Tuesday, November 15, 2016

Protesting a Construction Contract Award with NY OCS

Certain publicly bid and awarded contracts have to be approved by the New York Office of the State Comptroller.  In those instances where you want to challenge the contract award (sometimes called a bid protest), the Comptroller's office has established procedures to be followed.

Generally, there are two types of protests that you can file with the Comptroller.   One is an appeal of a protest of a decision made by the procuring agency.   The other is a direct protest filed with the Comptroller's office.

Protesting Agency Determination

Any interested party (such as another contractor that bid on the contract and lost) may appeal the contract award and the agency's determination by filing a written protest with the Comptroller within ten (10) business days of its receipt of the agency protest determination.  While the Comptroller can waive the ten (10) day requirement, we never suggest being a test case.  The written appeal must be served on the contracting agency, the successful bidder and any other party that participated in the protest to the agency.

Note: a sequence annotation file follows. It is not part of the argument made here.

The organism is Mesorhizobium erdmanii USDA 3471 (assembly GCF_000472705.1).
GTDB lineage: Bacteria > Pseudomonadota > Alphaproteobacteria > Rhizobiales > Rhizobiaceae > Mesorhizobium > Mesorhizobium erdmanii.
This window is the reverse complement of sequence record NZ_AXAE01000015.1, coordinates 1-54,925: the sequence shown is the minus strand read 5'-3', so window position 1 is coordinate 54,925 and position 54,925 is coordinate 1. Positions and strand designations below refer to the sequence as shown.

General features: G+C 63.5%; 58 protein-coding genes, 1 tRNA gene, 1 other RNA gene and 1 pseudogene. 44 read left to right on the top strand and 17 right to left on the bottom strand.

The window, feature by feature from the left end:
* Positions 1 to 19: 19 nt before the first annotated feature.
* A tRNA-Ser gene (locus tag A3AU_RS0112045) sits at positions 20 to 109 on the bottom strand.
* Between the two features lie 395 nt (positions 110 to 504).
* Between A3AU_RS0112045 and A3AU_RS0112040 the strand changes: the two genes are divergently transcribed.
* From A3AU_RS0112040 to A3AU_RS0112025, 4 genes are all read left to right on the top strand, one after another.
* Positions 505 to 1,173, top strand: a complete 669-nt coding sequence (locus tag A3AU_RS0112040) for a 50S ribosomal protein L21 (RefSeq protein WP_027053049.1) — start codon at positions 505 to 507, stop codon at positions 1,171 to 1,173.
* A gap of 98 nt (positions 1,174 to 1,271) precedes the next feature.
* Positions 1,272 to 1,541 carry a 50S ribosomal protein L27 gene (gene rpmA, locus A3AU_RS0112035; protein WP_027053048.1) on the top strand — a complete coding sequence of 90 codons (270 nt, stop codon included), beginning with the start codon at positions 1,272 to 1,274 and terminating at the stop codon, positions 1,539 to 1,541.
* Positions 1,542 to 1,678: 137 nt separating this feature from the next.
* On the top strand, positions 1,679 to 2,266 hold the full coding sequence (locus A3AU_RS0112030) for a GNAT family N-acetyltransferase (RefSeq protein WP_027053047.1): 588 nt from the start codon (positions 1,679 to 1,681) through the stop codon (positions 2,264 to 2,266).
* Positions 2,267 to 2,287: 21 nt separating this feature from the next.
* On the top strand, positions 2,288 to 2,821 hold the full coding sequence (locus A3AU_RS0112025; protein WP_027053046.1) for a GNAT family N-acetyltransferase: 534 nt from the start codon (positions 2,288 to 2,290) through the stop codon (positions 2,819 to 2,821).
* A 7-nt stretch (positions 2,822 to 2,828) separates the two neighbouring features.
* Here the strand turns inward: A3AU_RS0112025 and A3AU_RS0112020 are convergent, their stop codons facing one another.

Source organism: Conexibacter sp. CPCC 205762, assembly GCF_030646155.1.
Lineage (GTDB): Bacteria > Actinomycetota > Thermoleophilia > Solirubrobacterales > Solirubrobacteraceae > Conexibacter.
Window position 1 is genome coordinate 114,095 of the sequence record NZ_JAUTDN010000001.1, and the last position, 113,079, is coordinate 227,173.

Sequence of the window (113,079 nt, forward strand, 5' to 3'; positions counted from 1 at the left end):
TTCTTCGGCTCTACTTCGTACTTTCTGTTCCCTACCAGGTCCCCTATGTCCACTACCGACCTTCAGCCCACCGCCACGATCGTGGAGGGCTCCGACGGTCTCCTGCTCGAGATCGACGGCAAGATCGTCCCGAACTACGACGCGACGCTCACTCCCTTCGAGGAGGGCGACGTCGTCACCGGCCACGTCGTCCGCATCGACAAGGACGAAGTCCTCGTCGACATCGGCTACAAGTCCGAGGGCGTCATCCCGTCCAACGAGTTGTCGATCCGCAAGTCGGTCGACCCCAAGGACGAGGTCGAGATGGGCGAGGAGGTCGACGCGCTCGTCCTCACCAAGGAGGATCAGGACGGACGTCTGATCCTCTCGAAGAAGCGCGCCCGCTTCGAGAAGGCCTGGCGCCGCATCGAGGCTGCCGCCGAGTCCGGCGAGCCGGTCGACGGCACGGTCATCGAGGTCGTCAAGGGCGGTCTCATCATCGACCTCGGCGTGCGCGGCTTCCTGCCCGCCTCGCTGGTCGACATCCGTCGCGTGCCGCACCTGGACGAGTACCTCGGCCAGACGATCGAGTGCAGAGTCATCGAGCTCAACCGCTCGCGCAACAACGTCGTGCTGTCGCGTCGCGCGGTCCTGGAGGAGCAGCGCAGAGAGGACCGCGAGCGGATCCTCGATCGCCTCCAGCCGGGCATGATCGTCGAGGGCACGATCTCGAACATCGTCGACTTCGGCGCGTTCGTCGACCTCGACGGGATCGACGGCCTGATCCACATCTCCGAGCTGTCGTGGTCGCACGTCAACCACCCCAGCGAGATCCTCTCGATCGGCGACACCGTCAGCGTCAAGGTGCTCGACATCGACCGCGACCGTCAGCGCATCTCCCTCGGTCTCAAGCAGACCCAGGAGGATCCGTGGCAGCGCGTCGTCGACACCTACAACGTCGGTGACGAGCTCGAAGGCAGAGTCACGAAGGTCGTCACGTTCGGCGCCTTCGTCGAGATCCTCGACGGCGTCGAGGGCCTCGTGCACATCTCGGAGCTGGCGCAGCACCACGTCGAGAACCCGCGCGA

Direct Protest to the Comptroller

A direct appeal to the Comptroller is permitted if (1) the contracting agency does not have a written protest procedure; (2) the contracting agency has not provided notice of its protest procedure in the solicitation document; or (3) the facts that give rise to the protest are not known to, and could not have been reasonably known to, an interested party prior to the date by which a protest was required to be filed with the contracting agency.

The direct protest to the Comptroller, like the agency protest, must be in writing and must be filed within ten (10) days of notice of the contract award.  Again, while the Comptroller can waive the notice requirement, it is not a good idea to be a test case.  In addition, if the appealing party is not provided with notice of the contract award then it may file a protest with the Comptroller at any time after the contract is awarded and prior to the Comptroller's approval of the contract.